Suddenly, Kennedy was upending the Cold War apple cart by threatening to establish a relationship of friendship and peaceful coexistence with Russia, the rest of the Soviet Union, and Cuba.
Kennedy knew full well that his actions were considered by some to be a grave threat to “national security.” After all, don’t forget that it was Guatemalan President Jacobo Arbenz’s outreach to the Soviets in a spirit of friendship that got him ousted from power by the CIA and presumably targeted for assassination as part of that regime-change operation. It was Cuban leader Fidel Castro’s outreach to the Soviets in a spirit of friendship that made him the target of Pentagon and CIA regime-change operations, including through invasion, assassination, and sanctions. It was Congo leader’s Patrice Lamumba’s outreach to the Soviets in a spirit of friendship that got him targeted for assassination by the CIA. It would be Chilean President Salvador Allende’s outreach to the Soviets in a spirit of friendship that got him targeted in a CIA-instigated coup in Chile that resulted in Allende’s death.
Kennedy wasn’t dumb. He knew what he was up against. He had heard Eisenhower warn the American people in his Farewell Address about the dangers to their freedom and democratic way of life posed by the military establishment. After Kennedy had read the novel Seven Days in May, which posited the danger of a military coup in America, he asked friends in Hollywood to make it into a movie to serve as a warning to the American people. In the midst of the Cuban Missile Crisis, when the Pentagon and the CIA were exerting extreme pressure on Kennedy to bomb and invade Cuba, his brother Bobby told a Soviet official with whom he was negotiating that the president was under a severe threat of being ousted in a coup. And, of course, Kennedy was fully mindful of what had happened to Arbenz, Lamumba, and Castro for doing what Kennedy was now doing — reaching out to the Soviets in a spirit of friendship.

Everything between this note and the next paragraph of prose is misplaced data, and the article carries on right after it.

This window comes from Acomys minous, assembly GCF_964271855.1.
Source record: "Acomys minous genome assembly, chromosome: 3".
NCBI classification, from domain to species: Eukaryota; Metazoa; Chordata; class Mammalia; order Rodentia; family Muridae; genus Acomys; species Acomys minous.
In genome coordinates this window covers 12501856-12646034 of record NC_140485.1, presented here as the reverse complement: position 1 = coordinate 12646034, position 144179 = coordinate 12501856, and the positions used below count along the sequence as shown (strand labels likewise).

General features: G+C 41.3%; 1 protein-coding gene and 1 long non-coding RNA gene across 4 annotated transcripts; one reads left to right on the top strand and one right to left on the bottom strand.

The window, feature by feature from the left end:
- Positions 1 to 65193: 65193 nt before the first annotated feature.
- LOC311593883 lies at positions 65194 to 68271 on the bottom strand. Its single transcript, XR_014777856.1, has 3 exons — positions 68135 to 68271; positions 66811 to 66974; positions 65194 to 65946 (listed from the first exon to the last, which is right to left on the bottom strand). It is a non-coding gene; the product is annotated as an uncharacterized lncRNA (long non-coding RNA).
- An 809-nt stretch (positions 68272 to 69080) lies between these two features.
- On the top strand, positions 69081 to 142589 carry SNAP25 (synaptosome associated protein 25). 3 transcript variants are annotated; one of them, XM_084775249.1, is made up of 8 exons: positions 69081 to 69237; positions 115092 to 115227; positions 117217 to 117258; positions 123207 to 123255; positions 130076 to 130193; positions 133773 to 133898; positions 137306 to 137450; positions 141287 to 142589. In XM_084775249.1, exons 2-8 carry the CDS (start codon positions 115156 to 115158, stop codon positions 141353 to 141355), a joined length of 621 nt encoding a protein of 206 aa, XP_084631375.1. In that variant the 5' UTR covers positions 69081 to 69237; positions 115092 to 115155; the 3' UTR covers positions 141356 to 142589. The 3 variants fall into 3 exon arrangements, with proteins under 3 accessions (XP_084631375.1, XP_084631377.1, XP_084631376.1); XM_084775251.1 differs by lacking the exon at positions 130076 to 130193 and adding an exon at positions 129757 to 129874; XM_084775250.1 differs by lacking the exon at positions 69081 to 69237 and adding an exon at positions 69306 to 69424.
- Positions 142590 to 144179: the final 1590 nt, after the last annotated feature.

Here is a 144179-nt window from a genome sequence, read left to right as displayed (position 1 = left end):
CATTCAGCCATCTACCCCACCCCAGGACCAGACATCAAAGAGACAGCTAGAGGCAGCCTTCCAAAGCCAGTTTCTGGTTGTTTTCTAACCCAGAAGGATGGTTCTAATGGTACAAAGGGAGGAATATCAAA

In the eyes of the national-security establishment, one simply did not reach out to Russia, Cuba, or any other “enemy” of America. Doing so, in their eyes, made Kennedy an appeaser, betrayer, traitor, and a threat to “national security.”
Kennedy didn’t stop with his Peace Speech. He also began negotiating a treaty with the Soviets to end above-ground nuclear testing, an action that incurred even more anger and ire within the Pentagon and the CIA. Yes, that’s right — they said that “national security” depended on the U.S. government’s continuing to do what they object to North Korea doing today — conducting nuclear tests, both above ground and below ground.